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Africa is paying dearly for the Russian/Ukraine conflict

Opinion & Analysis
Russia - Ukraine conflict

Inflation, recession and possibly a global recession — these are words haunting the best of us of late.

These fears have dominated the trade with equity markets and affected nearly all commodities. As consumers are faced with rising food and fuel prices many are cutting back on purchases, demand taking a back seat as fears of recession continues to impede consumer confidence to spend.

In the beginning of July crude oil price tumbled hard 10% down and broke the US$100/barrel mark. Industrial metals were also on a melt down with copper, aluminium, zinc all also had fair share of price drop from their recent record highs.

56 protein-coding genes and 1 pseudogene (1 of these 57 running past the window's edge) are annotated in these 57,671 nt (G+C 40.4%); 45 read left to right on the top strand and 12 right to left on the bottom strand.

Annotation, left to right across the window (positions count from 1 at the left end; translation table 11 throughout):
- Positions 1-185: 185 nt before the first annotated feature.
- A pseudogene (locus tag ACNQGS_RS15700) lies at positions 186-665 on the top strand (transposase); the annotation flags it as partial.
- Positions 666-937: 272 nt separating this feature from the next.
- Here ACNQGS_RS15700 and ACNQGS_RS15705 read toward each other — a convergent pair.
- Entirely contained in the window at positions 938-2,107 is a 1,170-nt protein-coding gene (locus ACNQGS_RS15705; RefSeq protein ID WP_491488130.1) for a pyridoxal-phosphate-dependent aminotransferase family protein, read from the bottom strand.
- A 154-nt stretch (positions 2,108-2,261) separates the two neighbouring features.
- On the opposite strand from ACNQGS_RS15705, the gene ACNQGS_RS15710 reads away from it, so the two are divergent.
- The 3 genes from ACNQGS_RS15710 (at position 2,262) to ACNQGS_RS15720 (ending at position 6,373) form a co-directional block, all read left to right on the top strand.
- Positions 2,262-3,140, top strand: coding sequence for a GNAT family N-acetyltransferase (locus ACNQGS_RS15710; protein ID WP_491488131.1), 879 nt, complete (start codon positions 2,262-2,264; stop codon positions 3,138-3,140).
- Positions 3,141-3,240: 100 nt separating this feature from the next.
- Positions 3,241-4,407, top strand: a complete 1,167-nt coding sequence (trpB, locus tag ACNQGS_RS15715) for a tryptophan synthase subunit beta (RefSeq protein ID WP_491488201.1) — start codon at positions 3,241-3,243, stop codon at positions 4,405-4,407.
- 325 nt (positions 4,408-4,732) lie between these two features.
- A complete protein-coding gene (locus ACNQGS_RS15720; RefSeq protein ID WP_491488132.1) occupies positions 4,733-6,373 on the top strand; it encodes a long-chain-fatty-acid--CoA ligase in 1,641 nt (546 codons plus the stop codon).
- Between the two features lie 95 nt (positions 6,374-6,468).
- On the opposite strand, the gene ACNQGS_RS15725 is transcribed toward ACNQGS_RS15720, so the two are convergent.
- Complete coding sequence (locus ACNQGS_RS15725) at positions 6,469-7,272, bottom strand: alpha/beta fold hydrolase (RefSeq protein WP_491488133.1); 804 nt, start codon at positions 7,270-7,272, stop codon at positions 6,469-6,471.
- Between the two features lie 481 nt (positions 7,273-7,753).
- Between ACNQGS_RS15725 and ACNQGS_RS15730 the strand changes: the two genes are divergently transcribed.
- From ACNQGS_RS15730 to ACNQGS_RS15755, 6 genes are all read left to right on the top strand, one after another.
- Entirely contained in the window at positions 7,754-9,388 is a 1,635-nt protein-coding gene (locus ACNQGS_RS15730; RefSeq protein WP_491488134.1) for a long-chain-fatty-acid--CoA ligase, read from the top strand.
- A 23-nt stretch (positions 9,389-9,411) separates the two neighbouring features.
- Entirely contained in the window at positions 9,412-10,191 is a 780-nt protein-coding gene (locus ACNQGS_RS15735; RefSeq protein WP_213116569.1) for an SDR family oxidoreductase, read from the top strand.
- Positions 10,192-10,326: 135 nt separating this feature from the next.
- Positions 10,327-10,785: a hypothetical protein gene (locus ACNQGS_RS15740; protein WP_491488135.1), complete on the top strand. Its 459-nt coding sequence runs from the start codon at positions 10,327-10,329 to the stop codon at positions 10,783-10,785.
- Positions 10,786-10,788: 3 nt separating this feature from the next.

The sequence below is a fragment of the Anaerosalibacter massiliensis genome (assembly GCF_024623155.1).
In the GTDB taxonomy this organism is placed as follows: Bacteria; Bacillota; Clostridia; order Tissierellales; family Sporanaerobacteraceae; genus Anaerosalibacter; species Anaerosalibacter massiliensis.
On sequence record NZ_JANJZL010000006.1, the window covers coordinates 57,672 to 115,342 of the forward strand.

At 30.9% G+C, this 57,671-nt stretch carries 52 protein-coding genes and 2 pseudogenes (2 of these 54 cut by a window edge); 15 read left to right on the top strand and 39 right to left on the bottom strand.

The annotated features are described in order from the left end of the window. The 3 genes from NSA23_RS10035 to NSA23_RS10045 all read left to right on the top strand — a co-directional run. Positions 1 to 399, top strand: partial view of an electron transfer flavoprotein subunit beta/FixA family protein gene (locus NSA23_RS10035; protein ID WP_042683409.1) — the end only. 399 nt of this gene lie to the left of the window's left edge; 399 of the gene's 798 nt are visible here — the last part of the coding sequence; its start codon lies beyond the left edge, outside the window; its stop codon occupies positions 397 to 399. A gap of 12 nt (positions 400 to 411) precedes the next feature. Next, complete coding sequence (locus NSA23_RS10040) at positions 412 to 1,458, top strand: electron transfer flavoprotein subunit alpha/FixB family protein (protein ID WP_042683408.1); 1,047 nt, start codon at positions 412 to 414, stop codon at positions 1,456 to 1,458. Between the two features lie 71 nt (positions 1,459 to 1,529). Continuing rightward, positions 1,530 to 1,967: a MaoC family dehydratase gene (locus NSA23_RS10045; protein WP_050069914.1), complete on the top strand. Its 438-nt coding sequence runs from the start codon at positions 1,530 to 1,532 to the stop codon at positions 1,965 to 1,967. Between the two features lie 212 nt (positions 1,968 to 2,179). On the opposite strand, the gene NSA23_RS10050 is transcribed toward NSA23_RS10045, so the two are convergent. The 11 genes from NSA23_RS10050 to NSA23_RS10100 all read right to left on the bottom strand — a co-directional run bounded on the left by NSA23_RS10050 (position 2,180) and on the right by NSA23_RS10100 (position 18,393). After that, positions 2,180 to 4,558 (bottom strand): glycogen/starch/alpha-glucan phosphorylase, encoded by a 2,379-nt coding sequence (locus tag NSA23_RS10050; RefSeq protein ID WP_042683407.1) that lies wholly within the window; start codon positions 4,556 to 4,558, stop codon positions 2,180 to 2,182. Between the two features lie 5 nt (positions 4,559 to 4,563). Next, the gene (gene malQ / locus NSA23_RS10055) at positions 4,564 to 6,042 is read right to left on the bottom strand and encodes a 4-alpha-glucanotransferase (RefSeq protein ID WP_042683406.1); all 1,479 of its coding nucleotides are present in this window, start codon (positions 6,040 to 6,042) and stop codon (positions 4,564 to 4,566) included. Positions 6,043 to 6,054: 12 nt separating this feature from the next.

Additionally, a sharp rally in the U.S. dollar was also seen as negative for commodity futures. Euro at the lowest level against US$ since 2002, Yen sinks near 24 years low again.

Is there any good news, anything to look forward to? Doubtful, unless there’s an end to the war in Ukraine. An end to the war without a pull out of Russian troops or with Russia still controlling the supply chain may just make things worse.

But hold on, following lengthy negotiations mediated by Turkey and the UN, Russia has agreed to unblock Ukrainian ports to allow the export of grain. Since then, approximately 30 vessels have left the largest Ukrainian ports in the Black Sea.